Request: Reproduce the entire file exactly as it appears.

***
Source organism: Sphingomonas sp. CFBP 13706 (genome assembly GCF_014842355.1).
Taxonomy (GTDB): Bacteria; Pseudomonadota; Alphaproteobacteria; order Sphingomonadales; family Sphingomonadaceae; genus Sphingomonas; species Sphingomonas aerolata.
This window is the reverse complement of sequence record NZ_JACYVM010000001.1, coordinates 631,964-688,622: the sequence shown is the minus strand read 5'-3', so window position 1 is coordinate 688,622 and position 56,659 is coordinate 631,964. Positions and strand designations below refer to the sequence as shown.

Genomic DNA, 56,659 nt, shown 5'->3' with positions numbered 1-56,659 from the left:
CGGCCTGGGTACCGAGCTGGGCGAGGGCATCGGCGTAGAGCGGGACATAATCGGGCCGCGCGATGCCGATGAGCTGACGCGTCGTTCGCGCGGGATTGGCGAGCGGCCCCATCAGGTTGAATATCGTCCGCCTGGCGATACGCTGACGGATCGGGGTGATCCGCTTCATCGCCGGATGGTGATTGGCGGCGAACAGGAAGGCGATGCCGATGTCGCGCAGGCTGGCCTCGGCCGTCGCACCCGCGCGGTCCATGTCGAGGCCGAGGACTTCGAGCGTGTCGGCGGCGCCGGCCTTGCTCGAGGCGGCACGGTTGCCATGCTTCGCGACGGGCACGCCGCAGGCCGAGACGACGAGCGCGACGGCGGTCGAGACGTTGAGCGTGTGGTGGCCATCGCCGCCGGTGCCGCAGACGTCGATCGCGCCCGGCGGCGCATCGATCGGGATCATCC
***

Source organism: Sphingomonas sp. CFBP 13706 (genome assembly GCF_014842355.1).
Taxonomy (GTDB): Bacteria; Pseudomonadota; Alphaproteobacteria; order Sphingomonadales; family Sphingomonadaceae; genus Sphingomonas; species Sphingomonas aerolata.
This window is the reverse complement of sequence record NZ_JACYVM010000001.1, coordinates 631,964-688,622: the sequence shown is the minus strand read 5'-3', so window position 1 is coordinate 688,622 and position 56,659 is coordinate 631,964. Positions and strand designations below refer to the sequence as shown.

Genomic DNA, 56,659 nt, shown 5'->3' with positions numbered 1-56,659 from the left:
CGGCCTGGGTACCGAGCTGGGCGAGGGCATCGGCGTAGAGCGGGACATAATCGGGCCGCGCGATGCCGATGAGCTGACGCGTCGTTCGCGCGGGATTGGCGAGCGGCCCCATCAGGTTGAATATCGTCCGCCTGGCGATACGCTGACGGATCGGGGTGATCCGCTTCATCGCCGGATGGTGATTGGCGGCGAACAGGAAGGCGATGCCGATGTCGCGCAGGCTGGCCTCGGCCGTCGCACCCGCGCGGTCCATGTCGAGGCCGAGGACTTCGAGCGTGTCGGCGGCGCCGGCCTTGCTCGAGGCGGCACGGTTGCCATGCTTCGCGACGGGCACGCCGCAGGCCGAGACGACGAGCGCGACGGCGGTCGAGACGTTGAGCGTGTGGTGGCCATCGCCGCCGGTGCCGCAGACGTCGATCGCGCCCGGCGGCGCATCGATCGGGATCATCC